Zika virus has been grabbing headlines because of its links to an alarming birth defect called microcephaly. The data to provide evidence linking the relatively mild mosquito-borne disease and babies born with small heads and potential brain damage, however, are not yet conclusive. World Health Organization and U.S. government officials today discussed this data gap today in a series of public comments and press briefings.
A top official from the U.S. Centers for Disease Control and Prevention told reporters today that to firm up the connections between the two conditions researchers must study the documented microcephaly cases, the case history of pregnant women and conduct case-control studies of babies born in affected areas such as Brazil to get further insights. Only then, following careful analyses, can scientists solidify the Zika–microcephaly links and the required preventative steps.
Although the Brazilian government has said there are almost 4,000 cases of microcephaly in the country, only six of the cases have been strongly linked to Zika virus via laboratory testing that confirms genetic material from the virus is present in the infant, Claudio Maierovitch, director of the Department of Communicable Disease Surveillance in Brazil’s Ministry of Health told the WHO today in Geneva. Brazilian officials with assistance from the CDC and other groups are now trying to firm up that data. The director general of WHO, Margaret Chan, however, said that although that causal relationship has not been proved, it is “strongly suspected.” That is due, in part, to other research that has shown the virus is capable of crossing the placental barrier and showing up in amniotic fluid. Retrospective analysis of an earlier outbreak of Zika in French Polynesia also separately suggests that there, too, was an increase in cases of neurological impairment, according to the CDC.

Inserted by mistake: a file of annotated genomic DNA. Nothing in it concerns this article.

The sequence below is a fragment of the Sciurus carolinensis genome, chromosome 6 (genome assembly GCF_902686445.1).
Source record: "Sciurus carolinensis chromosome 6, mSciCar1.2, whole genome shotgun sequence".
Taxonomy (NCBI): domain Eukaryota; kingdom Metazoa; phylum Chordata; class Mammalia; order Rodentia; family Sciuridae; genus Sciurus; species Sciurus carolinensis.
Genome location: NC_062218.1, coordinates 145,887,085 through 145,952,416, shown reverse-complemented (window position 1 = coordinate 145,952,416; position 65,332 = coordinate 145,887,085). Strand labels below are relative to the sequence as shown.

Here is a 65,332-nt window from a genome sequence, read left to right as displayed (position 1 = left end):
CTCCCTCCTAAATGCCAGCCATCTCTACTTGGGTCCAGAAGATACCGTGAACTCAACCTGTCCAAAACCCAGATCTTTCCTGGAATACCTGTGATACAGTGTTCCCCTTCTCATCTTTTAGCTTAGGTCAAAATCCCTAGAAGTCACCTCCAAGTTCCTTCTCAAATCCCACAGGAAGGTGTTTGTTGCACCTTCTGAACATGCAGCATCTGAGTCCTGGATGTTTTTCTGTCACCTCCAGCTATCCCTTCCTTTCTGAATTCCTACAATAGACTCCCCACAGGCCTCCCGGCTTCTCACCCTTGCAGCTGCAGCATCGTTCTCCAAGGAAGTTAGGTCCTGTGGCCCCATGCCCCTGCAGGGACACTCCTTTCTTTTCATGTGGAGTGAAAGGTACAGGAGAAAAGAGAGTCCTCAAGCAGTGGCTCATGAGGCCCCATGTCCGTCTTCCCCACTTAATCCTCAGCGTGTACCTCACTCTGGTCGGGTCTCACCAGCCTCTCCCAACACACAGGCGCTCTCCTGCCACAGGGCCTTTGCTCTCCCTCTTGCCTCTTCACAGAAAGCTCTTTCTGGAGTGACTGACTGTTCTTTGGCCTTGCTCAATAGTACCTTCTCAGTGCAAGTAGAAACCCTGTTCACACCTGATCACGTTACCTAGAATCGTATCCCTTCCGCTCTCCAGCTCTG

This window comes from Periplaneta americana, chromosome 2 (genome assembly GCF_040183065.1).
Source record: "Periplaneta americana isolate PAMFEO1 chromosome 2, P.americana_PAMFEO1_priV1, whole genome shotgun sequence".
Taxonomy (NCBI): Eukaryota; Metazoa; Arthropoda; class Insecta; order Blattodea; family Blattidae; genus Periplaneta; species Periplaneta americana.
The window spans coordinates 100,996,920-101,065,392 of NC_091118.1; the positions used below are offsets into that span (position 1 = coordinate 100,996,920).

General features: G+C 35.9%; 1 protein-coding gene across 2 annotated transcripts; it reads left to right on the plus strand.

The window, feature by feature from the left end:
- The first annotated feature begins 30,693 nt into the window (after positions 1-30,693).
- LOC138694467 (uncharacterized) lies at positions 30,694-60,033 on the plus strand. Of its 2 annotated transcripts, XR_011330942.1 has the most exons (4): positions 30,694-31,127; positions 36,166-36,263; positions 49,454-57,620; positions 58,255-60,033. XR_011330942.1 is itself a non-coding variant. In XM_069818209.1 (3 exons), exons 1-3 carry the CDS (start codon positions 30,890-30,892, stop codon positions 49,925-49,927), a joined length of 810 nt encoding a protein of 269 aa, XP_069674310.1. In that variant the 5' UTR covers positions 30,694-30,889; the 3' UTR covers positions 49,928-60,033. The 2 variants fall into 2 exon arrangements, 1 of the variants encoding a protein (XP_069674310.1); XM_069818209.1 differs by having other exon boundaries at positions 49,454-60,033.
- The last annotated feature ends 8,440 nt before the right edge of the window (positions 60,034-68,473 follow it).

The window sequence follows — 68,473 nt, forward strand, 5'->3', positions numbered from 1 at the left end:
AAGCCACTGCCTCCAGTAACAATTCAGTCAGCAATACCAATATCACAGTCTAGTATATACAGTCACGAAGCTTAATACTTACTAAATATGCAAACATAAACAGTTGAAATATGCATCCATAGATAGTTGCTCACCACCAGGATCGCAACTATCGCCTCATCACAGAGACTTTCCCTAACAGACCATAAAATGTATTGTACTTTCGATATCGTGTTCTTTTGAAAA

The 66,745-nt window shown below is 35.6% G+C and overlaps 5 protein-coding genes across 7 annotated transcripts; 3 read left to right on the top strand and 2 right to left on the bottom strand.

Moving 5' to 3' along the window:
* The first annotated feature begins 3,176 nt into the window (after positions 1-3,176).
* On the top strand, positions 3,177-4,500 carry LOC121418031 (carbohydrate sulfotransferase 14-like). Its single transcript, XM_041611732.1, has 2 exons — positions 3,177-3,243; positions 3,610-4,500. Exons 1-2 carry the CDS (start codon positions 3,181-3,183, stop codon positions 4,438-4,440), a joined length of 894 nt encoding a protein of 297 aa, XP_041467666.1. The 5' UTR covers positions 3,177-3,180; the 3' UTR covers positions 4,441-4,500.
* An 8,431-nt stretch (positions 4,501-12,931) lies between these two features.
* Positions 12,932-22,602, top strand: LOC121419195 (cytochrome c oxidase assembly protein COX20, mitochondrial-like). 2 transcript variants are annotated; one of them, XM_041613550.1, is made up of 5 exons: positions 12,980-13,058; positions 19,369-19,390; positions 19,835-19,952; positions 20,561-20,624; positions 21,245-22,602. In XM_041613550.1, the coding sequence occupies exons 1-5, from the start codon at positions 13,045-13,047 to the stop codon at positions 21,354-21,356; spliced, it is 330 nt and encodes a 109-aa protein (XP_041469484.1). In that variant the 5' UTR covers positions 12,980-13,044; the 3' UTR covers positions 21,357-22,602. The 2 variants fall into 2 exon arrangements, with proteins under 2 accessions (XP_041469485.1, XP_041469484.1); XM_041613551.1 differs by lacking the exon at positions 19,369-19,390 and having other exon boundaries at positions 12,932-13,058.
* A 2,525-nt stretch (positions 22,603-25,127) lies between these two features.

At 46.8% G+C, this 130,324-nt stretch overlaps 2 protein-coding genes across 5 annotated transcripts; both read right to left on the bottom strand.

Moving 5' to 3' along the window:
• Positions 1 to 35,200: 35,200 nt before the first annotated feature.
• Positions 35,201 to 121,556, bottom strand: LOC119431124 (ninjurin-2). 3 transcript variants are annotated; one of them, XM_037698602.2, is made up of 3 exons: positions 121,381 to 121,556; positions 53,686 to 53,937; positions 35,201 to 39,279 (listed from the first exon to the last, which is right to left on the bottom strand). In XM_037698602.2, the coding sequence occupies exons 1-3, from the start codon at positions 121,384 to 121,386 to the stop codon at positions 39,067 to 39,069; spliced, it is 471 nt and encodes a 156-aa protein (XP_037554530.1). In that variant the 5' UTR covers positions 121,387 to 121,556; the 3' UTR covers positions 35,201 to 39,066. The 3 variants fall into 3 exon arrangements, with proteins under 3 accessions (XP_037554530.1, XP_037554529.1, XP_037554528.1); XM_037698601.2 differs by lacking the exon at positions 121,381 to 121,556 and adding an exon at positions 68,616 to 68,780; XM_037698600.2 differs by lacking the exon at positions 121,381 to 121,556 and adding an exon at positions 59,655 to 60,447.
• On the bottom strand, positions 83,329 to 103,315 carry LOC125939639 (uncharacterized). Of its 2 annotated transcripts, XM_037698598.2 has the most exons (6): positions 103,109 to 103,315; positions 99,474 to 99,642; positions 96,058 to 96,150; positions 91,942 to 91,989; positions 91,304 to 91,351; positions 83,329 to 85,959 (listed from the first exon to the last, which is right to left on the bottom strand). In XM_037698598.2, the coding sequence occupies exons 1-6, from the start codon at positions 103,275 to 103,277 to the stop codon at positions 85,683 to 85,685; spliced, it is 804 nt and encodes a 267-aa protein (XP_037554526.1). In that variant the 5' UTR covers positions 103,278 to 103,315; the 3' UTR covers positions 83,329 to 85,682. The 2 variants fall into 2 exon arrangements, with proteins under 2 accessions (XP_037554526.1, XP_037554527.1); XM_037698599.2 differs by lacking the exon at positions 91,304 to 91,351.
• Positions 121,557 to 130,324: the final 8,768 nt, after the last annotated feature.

Microcephaly is defined as being born with an abnormally small head, established by measuring the circumference of a baby’s head and comparing it with those of similarly aged babies of the same sex—a definition that is relatively loose, CDC Principal Deputy Director Anne Schuchat told reporters today. Developmental experts from the CDC, Brazil and elsewhere plan to scrutinize the records of individuals suspected of the abnormality to be certain their conditions were true microcephaly cases, she said.
Another key plank to proving the microcephaly link will be following women during their pregnancy to document what they are exposed to and their future health outcomes, she says. That type of work would require massive resources and logistical coordination and is not yet underway, she says.
Finally, proving these links would require case-control studies that compare microcephalic babies with those born around the same time and area. That type of information, Schuchat says, will provide much-needed nuance about other exposures and factors that could influence the health of these mothers and their offspring.
Even as researchers prepare to launch these further studies, however, families cannot wait to find out how to safeguard themselves and their future offspring. Anthony Fauci, director of the National Institute of Allergy and Infectious Diseases, said today there will not be a vaccine ready to combat Zika for at least several years. So, in the absence of further answers, WHO is stressing that mosquito control in affected areas—helping eradicate mosquitoes and taking precautions to avoid their bites—is the safest course for people living in those regions.